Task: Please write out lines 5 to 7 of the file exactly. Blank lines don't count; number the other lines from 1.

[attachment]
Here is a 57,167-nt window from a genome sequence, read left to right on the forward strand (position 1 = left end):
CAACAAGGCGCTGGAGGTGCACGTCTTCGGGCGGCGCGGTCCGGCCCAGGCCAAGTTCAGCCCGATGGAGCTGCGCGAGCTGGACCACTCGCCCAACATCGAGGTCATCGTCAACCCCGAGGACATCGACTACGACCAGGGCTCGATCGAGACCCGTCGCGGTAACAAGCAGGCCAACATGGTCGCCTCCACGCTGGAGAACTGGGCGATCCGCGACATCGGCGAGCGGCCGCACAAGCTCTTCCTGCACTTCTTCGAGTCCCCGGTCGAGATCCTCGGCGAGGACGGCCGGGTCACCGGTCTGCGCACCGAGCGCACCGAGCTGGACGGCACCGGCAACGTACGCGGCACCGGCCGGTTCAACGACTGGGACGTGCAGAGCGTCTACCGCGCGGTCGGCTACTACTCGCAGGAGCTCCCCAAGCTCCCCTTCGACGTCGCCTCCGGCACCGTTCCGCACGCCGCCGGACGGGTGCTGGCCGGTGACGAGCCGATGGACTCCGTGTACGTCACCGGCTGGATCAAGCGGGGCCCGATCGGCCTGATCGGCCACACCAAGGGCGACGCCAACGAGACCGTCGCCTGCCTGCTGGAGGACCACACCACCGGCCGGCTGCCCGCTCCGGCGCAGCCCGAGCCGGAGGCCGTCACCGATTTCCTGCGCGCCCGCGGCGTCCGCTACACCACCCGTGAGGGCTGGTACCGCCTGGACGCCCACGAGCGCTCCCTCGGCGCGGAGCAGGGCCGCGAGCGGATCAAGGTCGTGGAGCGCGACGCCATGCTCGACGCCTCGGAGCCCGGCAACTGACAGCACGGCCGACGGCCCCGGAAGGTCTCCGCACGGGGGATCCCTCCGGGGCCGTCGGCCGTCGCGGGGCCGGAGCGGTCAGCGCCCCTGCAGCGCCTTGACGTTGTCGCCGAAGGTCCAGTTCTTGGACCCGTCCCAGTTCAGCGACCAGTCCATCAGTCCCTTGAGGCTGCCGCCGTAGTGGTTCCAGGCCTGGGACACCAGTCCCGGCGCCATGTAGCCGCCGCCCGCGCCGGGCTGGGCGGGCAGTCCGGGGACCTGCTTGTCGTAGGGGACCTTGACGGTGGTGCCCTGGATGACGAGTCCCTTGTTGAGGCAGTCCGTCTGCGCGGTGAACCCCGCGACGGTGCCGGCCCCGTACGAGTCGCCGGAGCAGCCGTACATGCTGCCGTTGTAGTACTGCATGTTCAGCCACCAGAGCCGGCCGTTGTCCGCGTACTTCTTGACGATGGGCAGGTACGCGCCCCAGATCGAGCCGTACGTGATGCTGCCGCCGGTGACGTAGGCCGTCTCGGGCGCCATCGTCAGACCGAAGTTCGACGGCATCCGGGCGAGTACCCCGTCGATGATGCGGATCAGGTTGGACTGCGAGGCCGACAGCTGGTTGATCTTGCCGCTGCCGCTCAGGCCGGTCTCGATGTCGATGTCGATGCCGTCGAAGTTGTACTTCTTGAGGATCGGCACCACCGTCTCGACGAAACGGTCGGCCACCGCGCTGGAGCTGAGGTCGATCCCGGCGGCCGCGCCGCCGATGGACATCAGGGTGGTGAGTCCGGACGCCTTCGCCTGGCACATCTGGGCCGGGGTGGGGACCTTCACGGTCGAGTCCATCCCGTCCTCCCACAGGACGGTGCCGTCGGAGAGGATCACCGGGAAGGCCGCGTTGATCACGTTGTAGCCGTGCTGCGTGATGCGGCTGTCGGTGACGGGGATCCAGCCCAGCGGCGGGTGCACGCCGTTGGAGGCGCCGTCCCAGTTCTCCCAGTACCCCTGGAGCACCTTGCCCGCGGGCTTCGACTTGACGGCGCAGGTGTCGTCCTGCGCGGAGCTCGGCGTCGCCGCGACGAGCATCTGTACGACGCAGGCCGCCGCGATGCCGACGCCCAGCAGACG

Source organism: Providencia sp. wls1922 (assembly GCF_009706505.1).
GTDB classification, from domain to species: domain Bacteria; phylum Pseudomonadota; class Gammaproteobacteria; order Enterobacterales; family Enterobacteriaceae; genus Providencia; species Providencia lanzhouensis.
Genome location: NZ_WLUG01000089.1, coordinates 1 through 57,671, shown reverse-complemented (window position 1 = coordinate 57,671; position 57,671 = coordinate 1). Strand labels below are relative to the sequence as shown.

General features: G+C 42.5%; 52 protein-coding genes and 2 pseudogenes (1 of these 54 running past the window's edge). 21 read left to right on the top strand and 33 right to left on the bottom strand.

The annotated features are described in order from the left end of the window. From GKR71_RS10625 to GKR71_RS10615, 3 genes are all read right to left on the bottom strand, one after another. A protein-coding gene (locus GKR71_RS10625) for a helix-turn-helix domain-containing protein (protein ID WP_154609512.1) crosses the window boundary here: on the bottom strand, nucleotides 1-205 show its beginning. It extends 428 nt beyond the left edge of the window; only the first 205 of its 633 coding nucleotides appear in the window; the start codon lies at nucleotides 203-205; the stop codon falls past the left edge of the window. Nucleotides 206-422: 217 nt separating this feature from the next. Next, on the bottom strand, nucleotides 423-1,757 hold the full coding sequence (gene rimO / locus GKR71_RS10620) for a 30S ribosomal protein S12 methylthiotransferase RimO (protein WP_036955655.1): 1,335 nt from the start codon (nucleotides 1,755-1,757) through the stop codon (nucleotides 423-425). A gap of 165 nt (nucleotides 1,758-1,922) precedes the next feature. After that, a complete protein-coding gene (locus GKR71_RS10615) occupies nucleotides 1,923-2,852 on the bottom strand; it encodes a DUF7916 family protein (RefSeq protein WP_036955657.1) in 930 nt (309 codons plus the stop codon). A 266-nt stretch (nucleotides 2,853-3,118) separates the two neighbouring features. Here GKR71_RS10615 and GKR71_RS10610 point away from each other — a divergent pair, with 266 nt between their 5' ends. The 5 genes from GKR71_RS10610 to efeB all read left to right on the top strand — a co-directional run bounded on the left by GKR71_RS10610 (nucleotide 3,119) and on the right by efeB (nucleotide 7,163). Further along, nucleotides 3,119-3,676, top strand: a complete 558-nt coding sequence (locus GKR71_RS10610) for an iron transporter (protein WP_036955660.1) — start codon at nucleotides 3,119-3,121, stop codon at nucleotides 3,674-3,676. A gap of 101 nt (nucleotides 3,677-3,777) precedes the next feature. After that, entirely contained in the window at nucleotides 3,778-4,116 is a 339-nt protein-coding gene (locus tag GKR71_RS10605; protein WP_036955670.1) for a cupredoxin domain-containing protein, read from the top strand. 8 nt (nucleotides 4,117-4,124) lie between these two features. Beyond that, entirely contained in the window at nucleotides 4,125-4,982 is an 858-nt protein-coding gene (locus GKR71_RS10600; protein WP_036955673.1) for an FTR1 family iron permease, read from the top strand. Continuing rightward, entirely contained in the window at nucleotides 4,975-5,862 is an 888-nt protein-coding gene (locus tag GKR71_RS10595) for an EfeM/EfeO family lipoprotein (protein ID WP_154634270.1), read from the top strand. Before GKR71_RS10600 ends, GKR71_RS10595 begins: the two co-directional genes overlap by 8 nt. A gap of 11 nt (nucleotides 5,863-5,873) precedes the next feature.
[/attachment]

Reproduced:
Genome location: NZ_WLUG01000089.1, coordinates 1 through 57,671, shown reverse-complemented (window position 1 = coordinate 57,671; position 57,671 = coordinate 1). Strand labels below are relative to the sequence as shown.

General features: G+C 42.5%; 52 protein-coding genes and 2 pseudogenes (1 of these 54 running past the window's edge). 21 read left to right on the top strand and 33 right to left on the bottom strand.

The annotated features are described in order from the left end of the window. From GKR71_RS10625 to GKR71_RS10615, 3 genes are all read right to left on the bottom strand, one after another. A protein-coding gene (locus GKR71_RS10625) for a helix-turn-helix domain-containing protein (protein ID WP_154609512.1) crosses the window boundary here: on the bottom strand, nucleotides 1-205 show its beginning. It extends 428 nt beyond the left edge of the window; only the first 205 of its 633 coding nucleotides appear in the window; the start codon lies at nucleotides 203-205; the stop codon falls past the left edge of the window. Nucleotides 206-422: 217 nt separating this feature from the next. Next, on the bottom strand, nucleotides 423-1,757 hold the full coding sequence (gene rimO / locus GKR71_RS10620) for a 30S ribosomal protein S12 methylthiotransferase RimO (protein WP_036955655.1): 1,335 nt from the start codon (nucleotides 1,755-1,757) through the stop codon (nucleotides 423-425). A gap of 165 nt (nucleotides 1,758-1,922) precedes the next feature. After that, a complete protein-coding gene (locus GKR71_RS10615) occupies nucleotides 1,923-2,852 on the bottom strand; it encodes a DUF7916 family protein (RefSeq protein WP_036955657.1) in 930 nt (309 codons plus the stop codon). A 266-nt stretch (nucleotides 2,853-3,118) separates the two neighbouring features. Here GKR71_RS10615 and GKR71_RS10610 point away from each other — a divergent pair, with 266 nt between their 5' ends. The 5 genes from GKR71_RS10610 to efeB all read left to right on the top strand — a co-directional run bounded on the left by GKR71_RS10610 (nucleotide 3,119) and on the right by efeB (nucleotide 7,163). Further along, nucleotides 3,119-3,676, top strand: a complete 558-nt coding sequence (locus GKR71_RS10610) for an iron transporter (protein WP_036955660.1) — start codon at nucleotides 3,119-3,121, stop codon at nucleotides 3,674-3,676. A gap of 101 nt (nucleotides 3,677-3,777) precedes the next feature. After that, entirely contained in the window at nucleotides 3,778-4,116 is a 339-nt protein-coding gene (locus tag GKR71_RS10605; protein WP_036955670.1) for a cupredoxin domain-containing protein, read from the top strand. 8 nt (nucleotides 4,117-4,124) lie between these two features. Beyond that, entirely contained in the window at nucleotides 4,125-4,982 is an 858-nt protein-coding gene (locus GKR71_RS10600; protein WP_036955673.1) for an FTR1 family iron permease, read from the top strand. Continuing rightward, entirely contained in the window at nucleotides 4,975-5,862 is an 888-nt protein-coding gene (locus tag GKR71_RS10595) for an EfeM/EfeO family lipoprotein (protein ID WP_154634270.1), read from the top strand. Before GKR71_RS10600 ends, GKR71_RS10595 begins: the two co-directional genes overlap by 8 nt. A gap of 11 nt (nucleotides 5,863-5,873) precedes the next feature.